KARACHI: Pakistan may not be able to service its debt next year due to serious financial crisis, a leading economist said.
“The economy is facing serious challenges with high public debts and the lowest GDP growth,” said Dr Shahid Hassan Siddiqui, an economist at a pre-budget seminar organised by the Institute of Chartered Accountants of Pakistan (ICAP) on Monday.
This year the budget will be presented in a scenario when the economy is worst and facing risks and challenges. “Inflation is continuously in double-digit for the last five years and investment to GDP was lowest for 37 years and it is feared at an all-time low this year,” he added.
Rise in the energy prices witnessed historic high and most of the macroeconomic targets were missed during the present government tenure, he said. “Next year Pakistan may not be able to service its debts,” he added.
Dr Siddiqui said that Pakistan will have only option to service its debt to again go for IMF loan programme, which would be much tougher for the country.
He suggested that the government should appeal overseas Pakistanis to bring back their savings in the homeland and the government should pay them an attractive return on their contribution.
About the war on terror, he said, the country should not rely on the United States because the war only incurred losses to Pakistan.
He quoted figures that the United States was only given 0.2 percent of the GDP where the losses are around 8.5 percent of the GDP in the war on terror.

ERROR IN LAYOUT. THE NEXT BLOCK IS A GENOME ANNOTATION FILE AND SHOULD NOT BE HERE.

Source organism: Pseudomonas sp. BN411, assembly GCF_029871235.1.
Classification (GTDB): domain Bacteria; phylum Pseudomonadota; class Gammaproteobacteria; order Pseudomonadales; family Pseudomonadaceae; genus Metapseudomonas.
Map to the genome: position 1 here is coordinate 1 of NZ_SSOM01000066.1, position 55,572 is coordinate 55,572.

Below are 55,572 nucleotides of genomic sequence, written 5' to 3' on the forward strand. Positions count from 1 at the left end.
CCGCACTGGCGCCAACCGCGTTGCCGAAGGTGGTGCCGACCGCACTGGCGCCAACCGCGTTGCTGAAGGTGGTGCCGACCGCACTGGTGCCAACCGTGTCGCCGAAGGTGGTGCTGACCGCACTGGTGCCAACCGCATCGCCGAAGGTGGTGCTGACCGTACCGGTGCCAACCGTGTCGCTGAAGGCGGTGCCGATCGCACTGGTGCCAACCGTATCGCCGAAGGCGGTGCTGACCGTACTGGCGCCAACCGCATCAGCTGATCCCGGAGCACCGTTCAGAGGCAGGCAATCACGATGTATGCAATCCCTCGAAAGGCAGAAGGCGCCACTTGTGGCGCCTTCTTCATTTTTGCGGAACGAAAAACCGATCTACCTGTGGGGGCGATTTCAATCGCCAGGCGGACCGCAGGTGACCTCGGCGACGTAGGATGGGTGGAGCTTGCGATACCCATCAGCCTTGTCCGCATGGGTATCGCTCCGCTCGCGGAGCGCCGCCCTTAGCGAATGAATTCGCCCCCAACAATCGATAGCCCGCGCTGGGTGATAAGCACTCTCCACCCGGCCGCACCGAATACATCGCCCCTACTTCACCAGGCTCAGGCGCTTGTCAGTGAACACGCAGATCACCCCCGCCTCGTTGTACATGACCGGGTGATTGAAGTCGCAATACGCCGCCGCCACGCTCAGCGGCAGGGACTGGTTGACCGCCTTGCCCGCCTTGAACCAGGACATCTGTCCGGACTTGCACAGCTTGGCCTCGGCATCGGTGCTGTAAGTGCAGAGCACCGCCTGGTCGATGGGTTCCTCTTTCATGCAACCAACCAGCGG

During Musharraf’s era, Pakistan’s total public debts were increased from Rs3,200 billion to Rs6,700 billion. “The present government has pushed the tally to Rs12,800 billion,” he added.
Interestingly, despite huge debts neither new project was initiated nor development works were undertaken, he said.
Dr Siddiqui said that the budget deficit for the current fiscal year is likely to be Rs1,200 billion, while the trade deficit would be at $20 billion.
He suggested that in order to boost the economic growth the government should focus on enhancing three ratios, the tax-to-GDP, saving-to-GDP and investment to GDP.
He said that during the last four years the government had claimed to achieve the best revenue figures. “In fact it declined,” he added. He also criticised the role of the banking sector and said that huge spreads are also causing inflation. Three previous State Bank governors had identified that the spreads should be reduced, he said.
In his proposals, he said, the government should bring all taxable incomes into the net. No tax amnesty should be granted and misuse of exemption given on remittances should be checked, he added.
He also urged the tax rate for the banking sector to be enhanced to 45 percent and the general sales tax rate should be brought down.
In his presentation, Shabbar Zaidi, leading chartered accountant, proposed a reduction of four percent in the sales tax rate to 12 percent to reduce prices and burden on the common man.
He suggested reduction in maximum duty rate on imports to 10 percent with a minimum of five percent and curb under-invoicing in Afghan Transit Trade and eliminate the culture of SRO (Statutory Regulatory Order).
He strongly recommended abolition of petroleum levy and improve industry.
Zaidi also sought reduction in the discount rate from 12 percent to 10 percent, which would reduce the cost of doing business and the government’s cost of borrowing.
He also proposed reduction in the federal government expenditure.